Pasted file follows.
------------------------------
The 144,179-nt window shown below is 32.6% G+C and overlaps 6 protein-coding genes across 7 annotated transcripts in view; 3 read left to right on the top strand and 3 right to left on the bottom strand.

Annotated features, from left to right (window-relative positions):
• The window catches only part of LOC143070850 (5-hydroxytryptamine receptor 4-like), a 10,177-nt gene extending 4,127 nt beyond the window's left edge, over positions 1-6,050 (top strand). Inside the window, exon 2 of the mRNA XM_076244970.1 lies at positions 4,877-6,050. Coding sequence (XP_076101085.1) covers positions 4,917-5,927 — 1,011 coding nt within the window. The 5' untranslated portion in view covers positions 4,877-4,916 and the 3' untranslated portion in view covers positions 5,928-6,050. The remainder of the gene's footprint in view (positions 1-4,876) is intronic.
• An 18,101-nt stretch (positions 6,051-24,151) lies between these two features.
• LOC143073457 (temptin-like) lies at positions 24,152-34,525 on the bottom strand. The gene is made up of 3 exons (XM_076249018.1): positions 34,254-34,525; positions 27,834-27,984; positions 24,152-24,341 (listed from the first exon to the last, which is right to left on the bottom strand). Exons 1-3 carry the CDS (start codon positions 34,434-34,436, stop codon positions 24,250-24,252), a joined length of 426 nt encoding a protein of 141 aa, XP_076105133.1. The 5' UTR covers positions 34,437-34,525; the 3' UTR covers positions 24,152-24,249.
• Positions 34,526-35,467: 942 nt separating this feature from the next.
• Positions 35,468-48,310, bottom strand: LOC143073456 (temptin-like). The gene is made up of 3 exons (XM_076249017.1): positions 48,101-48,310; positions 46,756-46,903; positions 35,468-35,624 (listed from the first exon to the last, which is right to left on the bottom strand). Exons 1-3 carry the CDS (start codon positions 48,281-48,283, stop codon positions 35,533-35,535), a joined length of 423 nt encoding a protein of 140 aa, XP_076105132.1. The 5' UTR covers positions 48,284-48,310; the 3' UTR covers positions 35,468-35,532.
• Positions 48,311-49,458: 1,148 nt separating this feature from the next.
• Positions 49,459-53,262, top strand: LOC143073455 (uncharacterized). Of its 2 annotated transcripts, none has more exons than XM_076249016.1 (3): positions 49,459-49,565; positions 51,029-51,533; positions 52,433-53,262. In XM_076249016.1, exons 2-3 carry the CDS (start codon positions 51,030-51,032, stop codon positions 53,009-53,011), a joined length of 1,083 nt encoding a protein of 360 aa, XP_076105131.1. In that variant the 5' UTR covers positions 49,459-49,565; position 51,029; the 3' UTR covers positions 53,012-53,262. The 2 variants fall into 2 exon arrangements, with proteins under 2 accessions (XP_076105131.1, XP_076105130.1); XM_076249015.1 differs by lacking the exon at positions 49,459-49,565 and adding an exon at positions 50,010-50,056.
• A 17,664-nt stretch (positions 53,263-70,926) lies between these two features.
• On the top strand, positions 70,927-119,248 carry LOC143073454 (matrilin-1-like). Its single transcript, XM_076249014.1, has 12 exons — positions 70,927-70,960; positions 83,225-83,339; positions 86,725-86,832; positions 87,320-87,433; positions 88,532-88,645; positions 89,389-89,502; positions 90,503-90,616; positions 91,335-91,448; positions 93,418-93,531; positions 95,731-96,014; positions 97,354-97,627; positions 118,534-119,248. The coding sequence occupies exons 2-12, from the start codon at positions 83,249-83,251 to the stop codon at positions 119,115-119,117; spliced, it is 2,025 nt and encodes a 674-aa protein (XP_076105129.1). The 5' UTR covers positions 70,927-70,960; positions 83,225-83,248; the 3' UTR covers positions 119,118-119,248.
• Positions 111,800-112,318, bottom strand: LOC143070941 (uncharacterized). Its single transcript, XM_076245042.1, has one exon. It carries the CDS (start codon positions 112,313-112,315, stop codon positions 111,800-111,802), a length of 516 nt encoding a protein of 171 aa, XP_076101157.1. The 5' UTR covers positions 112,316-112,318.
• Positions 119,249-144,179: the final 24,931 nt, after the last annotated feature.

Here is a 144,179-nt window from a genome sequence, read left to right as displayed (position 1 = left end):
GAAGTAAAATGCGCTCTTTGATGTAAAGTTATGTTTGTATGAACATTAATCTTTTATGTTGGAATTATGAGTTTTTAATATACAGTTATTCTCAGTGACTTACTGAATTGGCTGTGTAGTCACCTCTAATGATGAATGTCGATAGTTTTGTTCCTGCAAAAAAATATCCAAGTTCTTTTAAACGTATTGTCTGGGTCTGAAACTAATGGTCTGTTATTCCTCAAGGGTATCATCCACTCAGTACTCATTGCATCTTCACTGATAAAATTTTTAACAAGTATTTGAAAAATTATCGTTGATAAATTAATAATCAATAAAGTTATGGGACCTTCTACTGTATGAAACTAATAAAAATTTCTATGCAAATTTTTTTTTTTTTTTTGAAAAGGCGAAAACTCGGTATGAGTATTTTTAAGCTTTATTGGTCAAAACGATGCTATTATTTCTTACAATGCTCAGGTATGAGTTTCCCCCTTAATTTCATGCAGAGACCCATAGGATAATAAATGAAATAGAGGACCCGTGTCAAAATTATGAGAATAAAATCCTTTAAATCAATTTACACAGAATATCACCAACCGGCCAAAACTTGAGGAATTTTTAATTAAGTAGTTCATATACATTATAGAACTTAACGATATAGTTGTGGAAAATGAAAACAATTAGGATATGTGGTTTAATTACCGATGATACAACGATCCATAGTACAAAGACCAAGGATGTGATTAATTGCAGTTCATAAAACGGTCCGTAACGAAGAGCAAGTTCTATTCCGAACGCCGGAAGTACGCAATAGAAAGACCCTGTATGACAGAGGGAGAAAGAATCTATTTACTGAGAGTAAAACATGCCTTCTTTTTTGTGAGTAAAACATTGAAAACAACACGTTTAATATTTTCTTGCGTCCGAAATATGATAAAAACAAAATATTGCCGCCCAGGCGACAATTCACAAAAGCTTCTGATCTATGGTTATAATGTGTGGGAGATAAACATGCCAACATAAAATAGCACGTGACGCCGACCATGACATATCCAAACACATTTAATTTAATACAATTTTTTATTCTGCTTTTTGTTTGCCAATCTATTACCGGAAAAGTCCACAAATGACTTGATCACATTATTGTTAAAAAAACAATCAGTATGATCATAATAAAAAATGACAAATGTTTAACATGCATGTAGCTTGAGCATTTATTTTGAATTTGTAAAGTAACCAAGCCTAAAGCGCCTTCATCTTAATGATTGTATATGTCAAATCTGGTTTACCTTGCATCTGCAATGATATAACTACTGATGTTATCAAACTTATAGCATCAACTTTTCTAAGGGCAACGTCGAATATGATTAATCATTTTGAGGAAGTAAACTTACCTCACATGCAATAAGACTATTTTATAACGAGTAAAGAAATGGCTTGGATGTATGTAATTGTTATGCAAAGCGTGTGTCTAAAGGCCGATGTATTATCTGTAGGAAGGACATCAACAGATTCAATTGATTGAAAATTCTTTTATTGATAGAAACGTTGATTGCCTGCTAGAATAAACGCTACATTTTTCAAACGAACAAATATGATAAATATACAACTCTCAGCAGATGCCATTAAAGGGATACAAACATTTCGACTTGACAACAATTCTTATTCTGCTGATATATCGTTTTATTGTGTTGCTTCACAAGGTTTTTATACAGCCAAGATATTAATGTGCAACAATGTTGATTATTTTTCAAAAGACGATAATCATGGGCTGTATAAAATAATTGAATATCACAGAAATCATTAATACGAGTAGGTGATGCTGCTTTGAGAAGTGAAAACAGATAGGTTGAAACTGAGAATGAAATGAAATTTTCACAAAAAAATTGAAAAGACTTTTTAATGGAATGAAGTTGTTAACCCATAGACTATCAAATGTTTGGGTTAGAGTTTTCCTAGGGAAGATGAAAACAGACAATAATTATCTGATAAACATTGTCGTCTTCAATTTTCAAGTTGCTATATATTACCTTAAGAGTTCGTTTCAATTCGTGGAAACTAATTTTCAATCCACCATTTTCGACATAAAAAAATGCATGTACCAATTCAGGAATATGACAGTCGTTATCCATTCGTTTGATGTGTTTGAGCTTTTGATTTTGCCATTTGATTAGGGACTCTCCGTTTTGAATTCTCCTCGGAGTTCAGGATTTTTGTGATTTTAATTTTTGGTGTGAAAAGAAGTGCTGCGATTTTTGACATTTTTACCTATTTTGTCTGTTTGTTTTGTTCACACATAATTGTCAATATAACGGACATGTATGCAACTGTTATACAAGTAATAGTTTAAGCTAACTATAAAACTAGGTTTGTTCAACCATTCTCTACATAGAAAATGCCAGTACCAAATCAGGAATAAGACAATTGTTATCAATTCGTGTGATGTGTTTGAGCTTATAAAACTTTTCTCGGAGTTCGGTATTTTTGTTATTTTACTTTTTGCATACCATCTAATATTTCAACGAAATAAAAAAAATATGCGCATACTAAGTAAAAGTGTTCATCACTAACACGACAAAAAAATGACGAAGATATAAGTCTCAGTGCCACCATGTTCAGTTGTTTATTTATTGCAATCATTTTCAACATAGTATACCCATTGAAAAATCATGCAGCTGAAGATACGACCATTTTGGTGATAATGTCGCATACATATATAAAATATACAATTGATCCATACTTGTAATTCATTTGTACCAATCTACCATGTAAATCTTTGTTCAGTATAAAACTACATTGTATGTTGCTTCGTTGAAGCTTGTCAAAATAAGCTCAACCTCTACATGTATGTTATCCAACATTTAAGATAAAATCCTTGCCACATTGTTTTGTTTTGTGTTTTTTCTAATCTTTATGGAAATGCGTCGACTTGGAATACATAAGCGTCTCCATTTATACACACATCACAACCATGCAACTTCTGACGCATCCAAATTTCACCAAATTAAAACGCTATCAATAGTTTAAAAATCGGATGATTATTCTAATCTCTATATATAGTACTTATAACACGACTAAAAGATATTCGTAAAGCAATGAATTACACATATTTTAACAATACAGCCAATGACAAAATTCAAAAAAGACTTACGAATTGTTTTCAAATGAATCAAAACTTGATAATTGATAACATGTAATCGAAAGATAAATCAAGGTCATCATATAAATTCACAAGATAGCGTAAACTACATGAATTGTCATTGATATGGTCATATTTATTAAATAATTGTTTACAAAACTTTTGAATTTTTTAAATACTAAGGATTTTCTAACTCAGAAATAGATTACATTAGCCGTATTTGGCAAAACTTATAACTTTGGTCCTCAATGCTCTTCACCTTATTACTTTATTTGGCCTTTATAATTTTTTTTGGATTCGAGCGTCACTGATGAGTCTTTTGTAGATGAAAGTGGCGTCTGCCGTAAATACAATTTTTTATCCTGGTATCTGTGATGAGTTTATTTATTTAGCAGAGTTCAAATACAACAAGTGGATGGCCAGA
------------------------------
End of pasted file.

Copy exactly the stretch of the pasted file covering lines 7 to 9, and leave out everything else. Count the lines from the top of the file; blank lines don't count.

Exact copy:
• Positions 35,468-48,310, bottom strand: LOC143073456 (temptin-like). The gene is made up of 3 exons (XM_076249017.1): positions 48,101-48,310; positions 46,756-46,903; positions 35,468-35,624 (listed from the first exon to the last, which is right to left on the bottom strand). Exons 1-3 carry the CDS (start codon positions 48,281-48,283, stop codon positions 35,533-35,535), a joined length of 423 nt encoding a protein of 140 aa, XP_076105132.1. The 5' UTR covers positions 48,284-48,310; the 3' UTR covers positions 35,468-35,532.
• Positions 48,311-49,458: 1,148 nt separating this feature from the next.
• Positions 49,459-53,262, top strand: LOC143073455 (uncharacterized). Of its 2 annotated transcripts, none has more exons than XM_076249016.1 (3): positions 49,459-49,565; positions 51,029-51,533; positions 52,433-53,262. In XM_076249016.1, exons 2-3 carry the CDS (start codon positions 51,030-51,032, stop codon positions 53,009-53,011), a joined length of 1,083 nt encoding a protein of 360 aa, XP_076105131.1. In that variant the 5' UTR covers positions 49,459-49,565; position 51,029; the 3' UTR covers positions 53,012-53,262. The 2 variants fall into 2 exon arrangements, with proteins under 2 accessions (XP_076105131.1, XP_076105130.1); XM_076249015.1 differs by lacking the exon at positions 49,459-49,565 and adding an exon at positions 50,010-50,056.